MINNEAPOLIS — Kevin Durant couldn't forget his fourth-quarter performance in New Orleans.
So he took out his frustrations on the Minnesota Timberwolves.
Durant tied a career-high with 47 points and pulled down a career-high 18 rebounds to lead his Oklahoma City Thunder to a 118-117 overtime win over the Wolves on Wednesday night at Target Center.
In the Thunder's 91-89 loss against the Hornets on Monday, Durant failed to score in the fourth quarter, missing all five of his shot attempts. Against the Wolves, Durant had 16 points in the fourth quarter, making six of nine shots. And the Thunder needed each one of them, as 12 of Durant's points in the final period of regulation either tied the game or put the Thunder up one in a thriller that saw 21 ties and 19 lead changes.
“Coming into this game, that's something I tried to put an emphasis ... trying to help my team in the fourth a little better and getting better shots,” said Durant, whose point total matched L.A. Clippers forward Blake Griffin for an NBA season high while also marking the third time this season he has scored at least 40 points.
Durant began to heat up in the third quarter.
After scoring just 11 points on 3-for-9 shooting in the first half, Durant netted 16 points on 4-for-7 shooting in the third period. He scored in transition and on pull-ups. He got to the free throw line and got into a rhythm from the 3-point line. Durant scored 12 of the Thunder's final 14 points in the third quarter, helping to turn a four-point deficit into a four-point advantage going into the fourth quarter.
Durant capped his scoring flurry with a 29-footer at the quarter buzzer, a low-percentage shot that looked pure the moment it left his hands.
Thunder guard Royal Ivey was so impressed, he said after the game that the morning headlines should read “video game.”
“I hope I don't ever take it for granted because he's pretty impressive,” said Nick Collison. “To be able to kind of carry us like that, we needed every one of those.”
Durant found success by reverting to an old style. Rather than spend the night putting the ball in Durant's hands and allowing him to initiate the offense — a strategy that has yet to yield many positive results — Thunder coach Scott Brooks reverted to running Durant off screens. And there wasn't a thing the Wolves could do about it, as only a few inches allowed Durant to catch and shoot with ease.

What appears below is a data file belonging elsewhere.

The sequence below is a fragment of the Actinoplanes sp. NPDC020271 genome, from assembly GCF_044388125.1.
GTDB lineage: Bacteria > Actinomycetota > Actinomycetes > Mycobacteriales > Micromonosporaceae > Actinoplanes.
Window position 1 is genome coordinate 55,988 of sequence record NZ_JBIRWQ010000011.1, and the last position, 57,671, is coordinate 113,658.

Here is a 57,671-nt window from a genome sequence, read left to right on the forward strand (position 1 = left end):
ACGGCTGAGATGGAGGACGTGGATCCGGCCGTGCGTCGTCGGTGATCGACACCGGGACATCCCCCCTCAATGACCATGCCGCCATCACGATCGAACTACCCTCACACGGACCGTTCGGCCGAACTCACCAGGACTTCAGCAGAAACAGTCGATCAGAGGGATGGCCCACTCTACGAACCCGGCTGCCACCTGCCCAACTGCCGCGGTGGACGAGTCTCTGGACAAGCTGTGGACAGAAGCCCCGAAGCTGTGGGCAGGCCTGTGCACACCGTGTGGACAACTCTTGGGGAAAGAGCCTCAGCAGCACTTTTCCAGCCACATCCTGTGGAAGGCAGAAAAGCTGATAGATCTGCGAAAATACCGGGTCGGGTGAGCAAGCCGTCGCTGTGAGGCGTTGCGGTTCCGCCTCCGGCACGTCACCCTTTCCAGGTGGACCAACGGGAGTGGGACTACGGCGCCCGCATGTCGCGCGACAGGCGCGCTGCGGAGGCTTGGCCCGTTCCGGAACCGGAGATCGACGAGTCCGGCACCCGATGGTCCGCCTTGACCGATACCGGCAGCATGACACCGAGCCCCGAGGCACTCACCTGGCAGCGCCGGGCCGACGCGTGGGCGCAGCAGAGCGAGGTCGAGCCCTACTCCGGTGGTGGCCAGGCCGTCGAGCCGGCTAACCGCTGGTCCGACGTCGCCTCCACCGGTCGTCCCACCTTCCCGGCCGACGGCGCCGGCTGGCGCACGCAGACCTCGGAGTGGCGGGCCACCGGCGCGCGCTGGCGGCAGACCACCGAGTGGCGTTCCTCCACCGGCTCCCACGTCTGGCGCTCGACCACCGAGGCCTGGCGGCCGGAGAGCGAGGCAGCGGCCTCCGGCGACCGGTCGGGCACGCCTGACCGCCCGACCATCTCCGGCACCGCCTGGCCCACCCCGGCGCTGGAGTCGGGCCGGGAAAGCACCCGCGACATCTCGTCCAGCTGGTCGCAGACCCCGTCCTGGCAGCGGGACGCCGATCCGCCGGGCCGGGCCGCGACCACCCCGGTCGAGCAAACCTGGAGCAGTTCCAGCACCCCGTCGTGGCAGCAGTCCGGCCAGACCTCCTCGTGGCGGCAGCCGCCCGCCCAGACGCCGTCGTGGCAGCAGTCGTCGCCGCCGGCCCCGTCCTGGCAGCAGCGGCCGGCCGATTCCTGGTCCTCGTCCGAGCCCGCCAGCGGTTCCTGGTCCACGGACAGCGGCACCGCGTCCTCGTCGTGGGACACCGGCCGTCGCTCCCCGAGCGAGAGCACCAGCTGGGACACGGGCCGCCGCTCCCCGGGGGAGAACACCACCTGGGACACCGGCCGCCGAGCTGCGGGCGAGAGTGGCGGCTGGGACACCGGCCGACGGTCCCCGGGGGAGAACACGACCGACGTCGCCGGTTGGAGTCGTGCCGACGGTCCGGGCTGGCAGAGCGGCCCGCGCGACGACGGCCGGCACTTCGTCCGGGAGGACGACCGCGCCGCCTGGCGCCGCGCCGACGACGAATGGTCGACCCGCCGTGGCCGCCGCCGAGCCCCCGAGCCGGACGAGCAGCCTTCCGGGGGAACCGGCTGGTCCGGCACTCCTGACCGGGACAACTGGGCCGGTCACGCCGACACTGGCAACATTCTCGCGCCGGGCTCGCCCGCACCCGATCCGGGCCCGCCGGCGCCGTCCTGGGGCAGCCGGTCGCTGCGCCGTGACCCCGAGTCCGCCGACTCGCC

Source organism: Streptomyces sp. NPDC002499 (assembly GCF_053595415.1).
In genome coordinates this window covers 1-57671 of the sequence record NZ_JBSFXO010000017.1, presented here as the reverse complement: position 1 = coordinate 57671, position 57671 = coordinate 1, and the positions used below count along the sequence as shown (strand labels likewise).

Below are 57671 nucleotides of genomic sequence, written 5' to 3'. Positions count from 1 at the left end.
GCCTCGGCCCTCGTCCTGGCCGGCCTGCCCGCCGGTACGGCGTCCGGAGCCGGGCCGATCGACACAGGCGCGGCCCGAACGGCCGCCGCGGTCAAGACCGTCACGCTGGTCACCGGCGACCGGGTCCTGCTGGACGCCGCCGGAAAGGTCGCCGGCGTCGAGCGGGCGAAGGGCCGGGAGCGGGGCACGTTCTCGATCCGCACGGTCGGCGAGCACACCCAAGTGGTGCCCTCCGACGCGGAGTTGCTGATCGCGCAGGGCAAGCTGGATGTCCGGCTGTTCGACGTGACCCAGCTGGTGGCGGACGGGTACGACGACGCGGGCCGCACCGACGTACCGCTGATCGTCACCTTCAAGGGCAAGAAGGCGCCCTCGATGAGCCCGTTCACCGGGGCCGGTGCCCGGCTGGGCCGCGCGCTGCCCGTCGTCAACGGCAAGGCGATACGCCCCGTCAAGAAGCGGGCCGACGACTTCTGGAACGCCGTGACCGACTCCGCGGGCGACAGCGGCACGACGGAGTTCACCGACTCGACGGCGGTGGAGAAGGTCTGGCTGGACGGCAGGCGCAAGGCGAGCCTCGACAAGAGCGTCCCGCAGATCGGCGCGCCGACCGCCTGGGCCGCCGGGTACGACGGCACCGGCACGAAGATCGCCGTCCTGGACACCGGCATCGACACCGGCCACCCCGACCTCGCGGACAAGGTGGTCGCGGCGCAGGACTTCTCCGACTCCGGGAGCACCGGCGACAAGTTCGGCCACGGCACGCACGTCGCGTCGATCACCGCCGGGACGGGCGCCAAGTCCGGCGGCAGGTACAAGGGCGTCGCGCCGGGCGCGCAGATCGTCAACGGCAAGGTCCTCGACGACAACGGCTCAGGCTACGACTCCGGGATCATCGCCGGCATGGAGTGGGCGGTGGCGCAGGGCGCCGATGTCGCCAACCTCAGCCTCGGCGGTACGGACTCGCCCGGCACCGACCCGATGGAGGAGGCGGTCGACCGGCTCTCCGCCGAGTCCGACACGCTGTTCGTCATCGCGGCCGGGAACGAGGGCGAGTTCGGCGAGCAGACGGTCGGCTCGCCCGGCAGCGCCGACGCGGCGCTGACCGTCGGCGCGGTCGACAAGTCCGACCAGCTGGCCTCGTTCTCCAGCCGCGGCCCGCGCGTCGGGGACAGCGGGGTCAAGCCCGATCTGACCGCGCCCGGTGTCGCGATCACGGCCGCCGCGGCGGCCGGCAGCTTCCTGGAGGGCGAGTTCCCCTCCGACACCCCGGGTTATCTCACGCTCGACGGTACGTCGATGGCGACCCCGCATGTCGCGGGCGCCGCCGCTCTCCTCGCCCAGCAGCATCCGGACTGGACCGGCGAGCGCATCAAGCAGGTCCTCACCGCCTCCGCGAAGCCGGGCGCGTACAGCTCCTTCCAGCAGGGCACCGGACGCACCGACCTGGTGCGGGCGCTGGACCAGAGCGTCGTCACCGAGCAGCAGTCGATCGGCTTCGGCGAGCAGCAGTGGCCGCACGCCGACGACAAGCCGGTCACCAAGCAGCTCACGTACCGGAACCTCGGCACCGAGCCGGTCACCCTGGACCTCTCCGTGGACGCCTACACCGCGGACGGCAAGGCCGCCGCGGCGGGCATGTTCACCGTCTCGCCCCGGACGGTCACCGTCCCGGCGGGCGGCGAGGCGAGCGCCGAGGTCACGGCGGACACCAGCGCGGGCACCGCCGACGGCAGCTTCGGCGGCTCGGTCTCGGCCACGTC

“We're starting to get him some better looks out of the offense so he's not having to create so much himself. And I think that's helping him,” Collison said.
Durant rescued the Thunder from what was threatening to be a bad loss marred by an inexcusable lack of energy and effort.
For 2 1/2 quarters, the Thunder (29-16) all but watched the Wolves (10-35) have their way. Minnesota led by three after the first quarter and held a 56-54 edge at halftime behind 50 percent shooting. As if the defense wasn't bad enough, the Thunder fumbled the ball away throughout the first 24 minutes, turning it over 10 times.
Oklahoma City finally buckled down in the third period, holding Minnesota to 39 percent shooting while Durant was transforming into the “Durantula” to save the sluggish offense.
“We had about three bad stretches of basketball,” Brooks said. “But we somehow managed to stick together and continue to play together.”
Durant's sidekicks did their part.
Jeff Green, like he's done several times this season, delivered a clutch play when he swished a runner over three Wolves with 4.3 seconds remaining in regulation. The bucket forced overtime when Kevin Love (31 points, 21 rebounds) missed a baseline hook that fell into Durant's hands just before time expired in regulation. And with the Thunder clinging to a tenuous two-point lead with 1:30 left to play, Thabo Sefolosha and Collison came up with back-to-back blocks inside the paint to temporarily preserve the lead.
Michael Beasley tied it at 116 with 46.3 seconds left, but Durant answered with what proved to be the game-winning, step-back 18-footer with 28.3 seconds remaining. Wolves guard Corey Brewer could have tied with a pair of free throws with 7.6 seconds to go but missed the second foul shot, and Luke Ridnour was forced to double pump on a last-second 3-pointer that fell well short.
The final seconds trickled off the clock during the scrum for the rebound, and the Thunder moved to 4-0 in overtime and 17-6 in games decided by seven points or less.
“If it comes down (to the wire), we've been in situations like that before, so we have experience,” Durant said. “We're growing as a team and knowing what to do in those situations…We're going through this for a reason.”